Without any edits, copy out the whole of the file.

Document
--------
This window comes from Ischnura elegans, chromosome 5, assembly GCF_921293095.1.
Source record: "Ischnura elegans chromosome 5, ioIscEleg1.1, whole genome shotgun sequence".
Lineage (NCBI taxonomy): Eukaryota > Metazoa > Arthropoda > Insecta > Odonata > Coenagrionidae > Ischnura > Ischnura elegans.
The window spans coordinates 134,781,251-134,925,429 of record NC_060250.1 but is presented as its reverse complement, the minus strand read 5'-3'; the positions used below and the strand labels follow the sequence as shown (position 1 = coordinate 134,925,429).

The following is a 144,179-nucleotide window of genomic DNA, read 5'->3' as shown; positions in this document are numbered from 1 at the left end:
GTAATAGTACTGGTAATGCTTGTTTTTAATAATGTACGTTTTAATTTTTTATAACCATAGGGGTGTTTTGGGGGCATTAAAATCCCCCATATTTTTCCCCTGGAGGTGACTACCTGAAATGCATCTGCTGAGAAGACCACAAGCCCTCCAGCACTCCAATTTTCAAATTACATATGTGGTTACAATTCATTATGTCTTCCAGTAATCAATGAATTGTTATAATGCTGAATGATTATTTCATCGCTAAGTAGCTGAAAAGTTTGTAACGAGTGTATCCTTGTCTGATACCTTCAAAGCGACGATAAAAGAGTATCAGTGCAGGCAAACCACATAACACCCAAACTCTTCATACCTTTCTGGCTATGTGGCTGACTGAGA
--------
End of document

This window comes from Ischnura elegans, chromosome 5, assembly GCF_921293095.1.
Source record: "Ischnura elegans chromosome 5, ioIscEleg1.1, whole genome shotgun sequence".
Lineage (NCBI taxonomy): Eukaryota > Metazoa > Arthropoda > Insecta > Odonata > Coenagrionidae > Ischnura > Ischnura elegans.
The window spans coordinates 134,781,251-134,925,429 of record NC_060250.1 but is presented as its reverse complement, the minus strand read 5'-3'; the positions used below and the strand labels follow the sequence as shown (position 1 = coordinate 134,925,429).

The following is a 144,179-nucleotide window of genomic DNA, read 5'->3' as shown; positions in this document are numbered from 1 at the left end:
GTAATAGTACTGGTAATGCTTGTTTTTAATAATGTACGTTTTAATTTTTTATAACCATAGGGGTGTTTTGGGGGCATTAAAATCCCCCATATTTTTCCCCTGGAGGTGACTACCTGAAATGCATCTGCTGAGAAGACCACAAGCCCTCCAGCACTCCAATTTTCAAATTACATATGTGGTTACAATTCATTATGTCTTCCAGTAATCAATGAATTGTTATAATGCTGAATGATTATTTCATCGCTAAGTAGCTGAAAAGTTTGTAACGAGTGTATCCTTGTCTGATACCTTCAAAGCGACGATAAAAGAGTATCAGTGCAGGCAAACCACATAACACCCAAACTCTTCATACCTTTCTGGCTATGTGGCTGACTGAGA